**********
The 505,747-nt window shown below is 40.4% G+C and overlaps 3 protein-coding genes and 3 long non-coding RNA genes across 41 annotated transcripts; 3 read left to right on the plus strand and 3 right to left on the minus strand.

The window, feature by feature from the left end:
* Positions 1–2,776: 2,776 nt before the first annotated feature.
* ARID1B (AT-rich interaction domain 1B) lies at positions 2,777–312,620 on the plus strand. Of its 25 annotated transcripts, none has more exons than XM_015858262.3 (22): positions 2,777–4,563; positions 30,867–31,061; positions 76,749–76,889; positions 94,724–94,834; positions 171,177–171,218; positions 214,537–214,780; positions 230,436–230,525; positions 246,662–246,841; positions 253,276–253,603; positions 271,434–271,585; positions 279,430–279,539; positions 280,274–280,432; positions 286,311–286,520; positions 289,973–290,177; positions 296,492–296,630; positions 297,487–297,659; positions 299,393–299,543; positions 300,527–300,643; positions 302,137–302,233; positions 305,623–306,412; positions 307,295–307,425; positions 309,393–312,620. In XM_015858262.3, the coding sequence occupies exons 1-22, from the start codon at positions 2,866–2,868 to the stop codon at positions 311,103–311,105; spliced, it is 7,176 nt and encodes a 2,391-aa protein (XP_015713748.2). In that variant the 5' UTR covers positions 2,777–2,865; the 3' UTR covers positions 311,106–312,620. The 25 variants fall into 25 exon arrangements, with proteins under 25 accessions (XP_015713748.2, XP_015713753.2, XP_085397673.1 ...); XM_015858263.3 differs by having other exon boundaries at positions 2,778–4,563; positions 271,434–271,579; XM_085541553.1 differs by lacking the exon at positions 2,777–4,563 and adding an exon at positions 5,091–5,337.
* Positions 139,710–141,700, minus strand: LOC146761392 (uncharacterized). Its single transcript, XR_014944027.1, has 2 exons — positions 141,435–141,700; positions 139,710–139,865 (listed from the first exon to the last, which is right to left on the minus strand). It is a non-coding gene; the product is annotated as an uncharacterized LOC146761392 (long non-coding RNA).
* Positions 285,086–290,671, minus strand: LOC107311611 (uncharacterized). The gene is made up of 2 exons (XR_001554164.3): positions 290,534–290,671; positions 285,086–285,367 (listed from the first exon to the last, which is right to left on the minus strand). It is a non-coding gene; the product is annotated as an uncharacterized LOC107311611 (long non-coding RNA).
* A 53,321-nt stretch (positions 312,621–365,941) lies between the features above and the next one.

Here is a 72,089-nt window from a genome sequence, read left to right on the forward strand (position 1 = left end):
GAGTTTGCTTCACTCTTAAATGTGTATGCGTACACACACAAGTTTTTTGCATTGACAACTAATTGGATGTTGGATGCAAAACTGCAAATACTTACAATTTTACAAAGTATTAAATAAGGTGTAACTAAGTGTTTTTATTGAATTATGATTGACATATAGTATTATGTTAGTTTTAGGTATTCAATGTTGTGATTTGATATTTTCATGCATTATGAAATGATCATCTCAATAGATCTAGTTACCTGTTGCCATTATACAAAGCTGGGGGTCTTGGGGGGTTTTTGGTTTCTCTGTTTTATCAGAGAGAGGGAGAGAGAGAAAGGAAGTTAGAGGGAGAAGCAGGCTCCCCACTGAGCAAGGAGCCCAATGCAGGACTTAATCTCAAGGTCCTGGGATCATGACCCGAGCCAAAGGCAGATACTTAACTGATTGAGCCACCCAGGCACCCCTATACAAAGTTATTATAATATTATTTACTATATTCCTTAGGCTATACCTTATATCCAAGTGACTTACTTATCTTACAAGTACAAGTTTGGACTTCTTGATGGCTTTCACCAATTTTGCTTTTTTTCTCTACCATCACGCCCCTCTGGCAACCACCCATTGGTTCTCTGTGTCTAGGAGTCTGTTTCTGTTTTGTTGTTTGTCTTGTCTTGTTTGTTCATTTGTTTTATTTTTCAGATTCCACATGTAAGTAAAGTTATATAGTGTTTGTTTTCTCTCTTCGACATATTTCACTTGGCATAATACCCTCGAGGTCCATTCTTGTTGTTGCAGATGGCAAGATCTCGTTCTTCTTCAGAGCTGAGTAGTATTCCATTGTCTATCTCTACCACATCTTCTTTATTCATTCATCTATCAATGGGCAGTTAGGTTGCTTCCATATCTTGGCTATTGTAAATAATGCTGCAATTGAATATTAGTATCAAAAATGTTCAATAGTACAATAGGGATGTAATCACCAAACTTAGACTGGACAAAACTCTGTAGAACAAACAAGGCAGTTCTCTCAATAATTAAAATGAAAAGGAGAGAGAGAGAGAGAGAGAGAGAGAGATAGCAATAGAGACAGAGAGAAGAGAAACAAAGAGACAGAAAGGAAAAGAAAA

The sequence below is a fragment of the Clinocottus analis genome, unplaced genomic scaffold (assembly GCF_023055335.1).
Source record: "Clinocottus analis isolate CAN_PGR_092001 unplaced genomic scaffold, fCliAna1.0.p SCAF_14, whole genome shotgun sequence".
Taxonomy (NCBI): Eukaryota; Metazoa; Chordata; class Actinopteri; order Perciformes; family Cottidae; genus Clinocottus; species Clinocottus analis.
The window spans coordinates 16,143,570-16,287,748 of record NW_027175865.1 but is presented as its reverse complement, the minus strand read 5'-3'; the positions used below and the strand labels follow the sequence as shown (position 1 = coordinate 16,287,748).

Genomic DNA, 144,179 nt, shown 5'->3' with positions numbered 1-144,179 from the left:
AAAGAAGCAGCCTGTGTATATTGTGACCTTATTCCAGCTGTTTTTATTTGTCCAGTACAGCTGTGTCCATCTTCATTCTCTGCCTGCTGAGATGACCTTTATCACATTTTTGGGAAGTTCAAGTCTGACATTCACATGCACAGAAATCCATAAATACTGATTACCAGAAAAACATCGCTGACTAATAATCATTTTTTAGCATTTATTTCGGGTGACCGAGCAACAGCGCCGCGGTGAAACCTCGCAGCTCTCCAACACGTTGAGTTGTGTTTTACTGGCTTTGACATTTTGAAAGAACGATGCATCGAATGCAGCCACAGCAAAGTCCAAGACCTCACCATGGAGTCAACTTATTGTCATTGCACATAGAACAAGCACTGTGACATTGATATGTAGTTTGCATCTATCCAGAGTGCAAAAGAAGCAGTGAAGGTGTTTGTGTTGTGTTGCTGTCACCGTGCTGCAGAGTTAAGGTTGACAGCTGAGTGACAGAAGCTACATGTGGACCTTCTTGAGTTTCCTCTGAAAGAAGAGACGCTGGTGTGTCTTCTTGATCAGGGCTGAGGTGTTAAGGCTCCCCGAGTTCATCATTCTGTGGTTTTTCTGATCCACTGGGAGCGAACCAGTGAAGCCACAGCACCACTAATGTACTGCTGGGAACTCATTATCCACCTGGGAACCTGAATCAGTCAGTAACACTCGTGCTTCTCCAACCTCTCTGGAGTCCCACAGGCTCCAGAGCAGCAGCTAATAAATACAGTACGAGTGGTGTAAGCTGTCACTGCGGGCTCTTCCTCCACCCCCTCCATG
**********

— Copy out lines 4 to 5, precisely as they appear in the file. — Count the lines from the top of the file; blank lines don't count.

* ARID1B (AT-rich interaction domain 1B) lies at positions 2,777–312,620 on the plus strand. Of its 25 annotated transcripts, none has more exons than XM_015858262.3 (22): positions 2,777–4,563; positions 30,867–31,061; positions 76,749–76,889; positions 94,724–94,834; positions 171,177–171,218; positions 214,537–214,780; positions 230,436–230,525; positions 246,662–246,841; positions 253,276–253,603; positions 271,434–271,585; positions 279,430–279,539; positions 280,274–280,432; positions 286,311–286,520; positions 289,973–290,177; positions 296,492–296,630; positions 297,487–297,659; positions 299,393–299,543; positions 300,527–300,643; positions 302,137–302,233; positions 305,623–306,412; positions 307,295–307,425; positions 309,393–312,620. In XM_015858262.3, the coding sequence occupies exons 1-22, from the start codon at positions 2,866–2,868 to the stop codon at positions 311,103–311,105; spliced, it is 7,176 nt and encodes a 2,391-aa protein (XP_015713748.2). In that variant the 5' UTR covers positions 2,777–2,865; the 3' UTR covers positions 311,106–312,620. The 25 variants fall into 25 exon arrangements, with proteins under 25 accessions (XP_015713748.2, XP_015713753.2, XP_085397673.1 ...); XM_015858263.3 differs by having other exon boundaries at positions 2,778–4,563; positions 271,434–271,579; XM_085541553.1 differs by lacking the exon at positions 2,777–4,563 and adding an exon at positions 5,091–5,337.
* Positions 139,710–141,700, minus strand: LOC146761392 (uncharacterized). Its single transcript, XR_014944027.1, has 2 exons — positions 141,435–141,700; positions 139,710–139,865 (listed from the first exon to the last, which is right to left on the minus strand). It is a non-coding gene; the product is annotated as an uncharacterized LOC146761392 (long non-coding RNA).